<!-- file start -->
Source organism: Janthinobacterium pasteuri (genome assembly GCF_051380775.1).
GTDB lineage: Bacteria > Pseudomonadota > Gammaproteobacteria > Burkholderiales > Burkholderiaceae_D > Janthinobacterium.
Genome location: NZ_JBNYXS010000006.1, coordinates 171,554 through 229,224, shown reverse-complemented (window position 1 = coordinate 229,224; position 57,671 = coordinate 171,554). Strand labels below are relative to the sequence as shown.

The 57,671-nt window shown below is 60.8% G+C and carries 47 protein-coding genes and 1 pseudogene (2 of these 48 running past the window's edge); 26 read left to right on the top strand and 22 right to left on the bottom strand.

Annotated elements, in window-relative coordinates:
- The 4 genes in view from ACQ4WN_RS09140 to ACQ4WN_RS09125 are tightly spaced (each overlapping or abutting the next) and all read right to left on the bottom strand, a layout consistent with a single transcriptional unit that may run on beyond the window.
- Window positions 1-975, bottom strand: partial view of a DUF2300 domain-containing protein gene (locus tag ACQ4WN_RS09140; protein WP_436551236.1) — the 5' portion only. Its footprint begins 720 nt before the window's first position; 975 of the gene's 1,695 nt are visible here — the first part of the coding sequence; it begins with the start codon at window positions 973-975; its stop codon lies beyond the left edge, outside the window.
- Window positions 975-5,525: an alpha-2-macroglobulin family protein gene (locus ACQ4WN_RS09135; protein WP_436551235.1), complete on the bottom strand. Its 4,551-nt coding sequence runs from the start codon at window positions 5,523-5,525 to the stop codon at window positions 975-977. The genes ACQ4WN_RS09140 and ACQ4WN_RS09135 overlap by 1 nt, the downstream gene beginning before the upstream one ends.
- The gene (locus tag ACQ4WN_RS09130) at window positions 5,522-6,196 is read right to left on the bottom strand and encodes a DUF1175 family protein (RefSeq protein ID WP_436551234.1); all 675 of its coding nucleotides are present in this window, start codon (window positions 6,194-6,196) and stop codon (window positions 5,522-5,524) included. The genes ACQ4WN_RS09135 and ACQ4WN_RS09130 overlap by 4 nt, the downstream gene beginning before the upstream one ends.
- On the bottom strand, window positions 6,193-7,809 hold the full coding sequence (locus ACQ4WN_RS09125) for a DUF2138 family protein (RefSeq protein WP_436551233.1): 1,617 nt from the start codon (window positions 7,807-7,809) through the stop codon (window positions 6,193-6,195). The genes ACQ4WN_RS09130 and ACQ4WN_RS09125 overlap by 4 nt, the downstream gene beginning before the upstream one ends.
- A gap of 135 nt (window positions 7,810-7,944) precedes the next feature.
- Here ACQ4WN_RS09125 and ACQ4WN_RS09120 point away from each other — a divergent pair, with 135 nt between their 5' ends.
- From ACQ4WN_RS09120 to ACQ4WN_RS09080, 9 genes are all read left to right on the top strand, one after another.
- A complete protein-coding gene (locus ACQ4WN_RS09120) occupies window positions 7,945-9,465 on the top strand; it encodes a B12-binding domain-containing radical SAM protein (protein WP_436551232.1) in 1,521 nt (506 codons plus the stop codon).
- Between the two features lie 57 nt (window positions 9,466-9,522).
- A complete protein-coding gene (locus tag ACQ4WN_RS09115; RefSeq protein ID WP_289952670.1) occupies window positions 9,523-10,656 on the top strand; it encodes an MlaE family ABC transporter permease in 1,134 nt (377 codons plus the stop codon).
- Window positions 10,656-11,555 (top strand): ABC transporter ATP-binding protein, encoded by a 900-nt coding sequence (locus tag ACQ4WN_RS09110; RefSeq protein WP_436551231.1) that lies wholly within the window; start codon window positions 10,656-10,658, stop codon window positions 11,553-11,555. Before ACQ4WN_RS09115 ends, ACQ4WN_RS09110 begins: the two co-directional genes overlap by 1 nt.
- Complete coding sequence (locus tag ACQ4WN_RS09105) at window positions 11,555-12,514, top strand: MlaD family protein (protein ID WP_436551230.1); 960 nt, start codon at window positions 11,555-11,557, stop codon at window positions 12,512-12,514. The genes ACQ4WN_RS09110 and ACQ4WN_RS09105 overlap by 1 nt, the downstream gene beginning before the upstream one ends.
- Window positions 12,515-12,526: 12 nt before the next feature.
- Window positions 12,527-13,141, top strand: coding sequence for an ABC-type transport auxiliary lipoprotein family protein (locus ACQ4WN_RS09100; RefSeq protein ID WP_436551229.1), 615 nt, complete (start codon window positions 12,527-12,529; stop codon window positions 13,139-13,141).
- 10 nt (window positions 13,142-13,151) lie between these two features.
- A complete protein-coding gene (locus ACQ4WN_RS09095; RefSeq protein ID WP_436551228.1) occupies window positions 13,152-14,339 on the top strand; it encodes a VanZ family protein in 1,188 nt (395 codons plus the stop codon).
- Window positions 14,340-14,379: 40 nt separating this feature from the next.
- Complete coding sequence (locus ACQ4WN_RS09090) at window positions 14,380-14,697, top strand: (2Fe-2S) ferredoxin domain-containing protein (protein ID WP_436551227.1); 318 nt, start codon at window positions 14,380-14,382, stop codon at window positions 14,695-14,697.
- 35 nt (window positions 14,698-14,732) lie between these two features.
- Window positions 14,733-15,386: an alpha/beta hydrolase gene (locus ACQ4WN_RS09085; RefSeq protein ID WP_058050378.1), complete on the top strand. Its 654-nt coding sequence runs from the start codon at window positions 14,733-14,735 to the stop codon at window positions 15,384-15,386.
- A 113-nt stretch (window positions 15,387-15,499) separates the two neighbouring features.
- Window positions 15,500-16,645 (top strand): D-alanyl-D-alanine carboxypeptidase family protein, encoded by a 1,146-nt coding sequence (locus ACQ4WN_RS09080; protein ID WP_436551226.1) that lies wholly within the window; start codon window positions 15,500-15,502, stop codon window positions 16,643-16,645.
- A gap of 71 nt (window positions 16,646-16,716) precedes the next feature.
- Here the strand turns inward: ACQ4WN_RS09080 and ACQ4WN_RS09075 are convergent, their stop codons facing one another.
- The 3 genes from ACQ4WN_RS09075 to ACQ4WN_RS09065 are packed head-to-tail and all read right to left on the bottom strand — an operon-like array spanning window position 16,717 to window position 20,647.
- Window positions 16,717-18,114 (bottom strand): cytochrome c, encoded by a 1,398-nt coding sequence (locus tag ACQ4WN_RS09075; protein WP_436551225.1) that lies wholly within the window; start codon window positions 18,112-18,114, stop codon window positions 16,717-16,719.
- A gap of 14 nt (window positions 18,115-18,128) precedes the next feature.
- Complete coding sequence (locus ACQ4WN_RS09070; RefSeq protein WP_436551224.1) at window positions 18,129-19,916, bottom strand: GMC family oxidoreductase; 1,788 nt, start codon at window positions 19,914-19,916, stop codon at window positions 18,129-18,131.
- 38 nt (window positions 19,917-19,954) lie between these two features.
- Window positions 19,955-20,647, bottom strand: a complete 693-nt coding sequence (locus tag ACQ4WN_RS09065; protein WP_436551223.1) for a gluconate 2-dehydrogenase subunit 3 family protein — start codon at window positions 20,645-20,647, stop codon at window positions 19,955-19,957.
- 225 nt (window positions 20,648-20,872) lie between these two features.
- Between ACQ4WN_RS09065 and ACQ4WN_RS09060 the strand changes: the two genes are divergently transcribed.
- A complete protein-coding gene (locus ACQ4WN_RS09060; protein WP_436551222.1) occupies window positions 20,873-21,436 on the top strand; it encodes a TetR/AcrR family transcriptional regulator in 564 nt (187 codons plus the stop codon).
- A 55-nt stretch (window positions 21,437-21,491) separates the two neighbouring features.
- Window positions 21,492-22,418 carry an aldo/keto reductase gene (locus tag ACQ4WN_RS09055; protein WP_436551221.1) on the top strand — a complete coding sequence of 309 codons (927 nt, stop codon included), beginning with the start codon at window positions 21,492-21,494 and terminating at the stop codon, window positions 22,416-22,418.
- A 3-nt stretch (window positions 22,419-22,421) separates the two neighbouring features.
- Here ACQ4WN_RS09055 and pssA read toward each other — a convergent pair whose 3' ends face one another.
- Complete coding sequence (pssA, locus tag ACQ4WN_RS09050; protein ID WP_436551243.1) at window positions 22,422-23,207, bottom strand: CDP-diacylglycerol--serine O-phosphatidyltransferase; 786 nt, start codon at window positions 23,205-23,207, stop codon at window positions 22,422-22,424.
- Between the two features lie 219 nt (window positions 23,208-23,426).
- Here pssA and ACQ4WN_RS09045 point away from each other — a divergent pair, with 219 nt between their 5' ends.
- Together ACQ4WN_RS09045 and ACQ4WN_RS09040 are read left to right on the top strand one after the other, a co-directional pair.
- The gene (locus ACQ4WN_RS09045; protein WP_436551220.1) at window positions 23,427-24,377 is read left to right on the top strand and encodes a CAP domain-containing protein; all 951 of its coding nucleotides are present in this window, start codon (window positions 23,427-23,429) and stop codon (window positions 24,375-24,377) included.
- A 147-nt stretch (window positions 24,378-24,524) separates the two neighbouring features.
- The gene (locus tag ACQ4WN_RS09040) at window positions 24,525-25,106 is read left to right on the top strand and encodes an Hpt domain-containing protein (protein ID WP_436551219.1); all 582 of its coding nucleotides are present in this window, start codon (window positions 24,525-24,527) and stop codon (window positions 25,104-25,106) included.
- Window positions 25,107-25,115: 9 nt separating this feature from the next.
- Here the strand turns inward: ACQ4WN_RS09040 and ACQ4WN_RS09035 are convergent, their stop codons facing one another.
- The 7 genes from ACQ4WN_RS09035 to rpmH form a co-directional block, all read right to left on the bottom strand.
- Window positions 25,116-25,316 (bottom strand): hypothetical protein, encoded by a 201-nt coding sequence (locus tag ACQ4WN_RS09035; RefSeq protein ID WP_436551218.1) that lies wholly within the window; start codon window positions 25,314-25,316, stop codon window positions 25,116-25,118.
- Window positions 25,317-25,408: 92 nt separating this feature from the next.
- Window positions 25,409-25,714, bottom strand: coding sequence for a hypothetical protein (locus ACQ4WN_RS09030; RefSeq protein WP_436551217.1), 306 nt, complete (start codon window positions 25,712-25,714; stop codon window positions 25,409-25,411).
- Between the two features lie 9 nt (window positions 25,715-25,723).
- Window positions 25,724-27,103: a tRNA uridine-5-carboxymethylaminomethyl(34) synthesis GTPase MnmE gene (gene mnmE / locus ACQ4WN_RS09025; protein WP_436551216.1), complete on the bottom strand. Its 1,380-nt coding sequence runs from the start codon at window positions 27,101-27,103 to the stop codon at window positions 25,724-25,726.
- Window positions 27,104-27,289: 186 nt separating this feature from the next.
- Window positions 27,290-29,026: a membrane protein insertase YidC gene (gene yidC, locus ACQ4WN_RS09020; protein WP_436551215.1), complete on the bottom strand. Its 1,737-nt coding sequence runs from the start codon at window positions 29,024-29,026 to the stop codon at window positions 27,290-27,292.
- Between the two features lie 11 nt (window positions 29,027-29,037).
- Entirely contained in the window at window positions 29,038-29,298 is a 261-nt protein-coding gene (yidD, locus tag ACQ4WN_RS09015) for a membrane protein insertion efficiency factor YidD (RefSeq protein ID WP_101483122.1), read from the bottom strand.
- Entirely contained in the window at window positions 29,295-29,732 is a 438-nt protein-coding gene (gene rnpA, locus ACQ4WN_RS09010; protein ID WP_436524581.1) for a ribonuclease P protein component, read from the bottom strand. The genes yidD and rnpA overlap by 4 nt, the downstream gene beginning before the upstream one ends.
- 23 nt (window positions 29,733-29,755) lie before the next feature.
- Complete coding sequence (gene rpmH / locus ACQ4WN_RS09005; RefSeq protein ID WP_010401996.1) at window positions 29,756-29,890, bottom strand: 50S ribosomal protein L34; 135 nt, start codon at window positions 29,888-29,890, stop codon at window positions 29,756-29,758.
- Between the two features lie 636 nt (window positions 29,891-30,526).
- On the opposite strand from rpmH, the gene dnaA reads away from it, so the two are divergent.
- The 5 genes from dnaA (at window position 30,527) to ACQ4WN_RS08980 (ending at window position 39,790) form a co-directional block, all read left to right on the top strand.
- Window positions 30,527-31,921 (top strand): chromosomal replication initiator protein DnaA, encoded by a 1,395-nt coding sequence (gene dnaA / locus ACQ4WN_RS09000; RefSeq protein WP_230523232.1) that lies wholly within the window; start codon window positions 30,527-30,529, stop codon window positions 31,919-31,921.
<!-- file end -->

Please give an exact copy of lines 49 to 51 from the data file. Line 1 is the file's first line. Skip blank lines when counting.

- A 147-nt stretch (window positions 24,378-24,524) separates the two neighbouring features.
- The gene (locus tag ACQ4WN_RS09040) at window positions 24,525-25,106 is read left to right on the top strand and encodes an Hpt domain-containing protein (protein ID WP_436551219.1); all 582 of its coding nucleotides are present in this window, start codon (window positions 24,525-24,527) and stop codon (window positions 25,104-25,106) included.
- Window positions 25,107-25,115: 9 nt separating this feature from the next.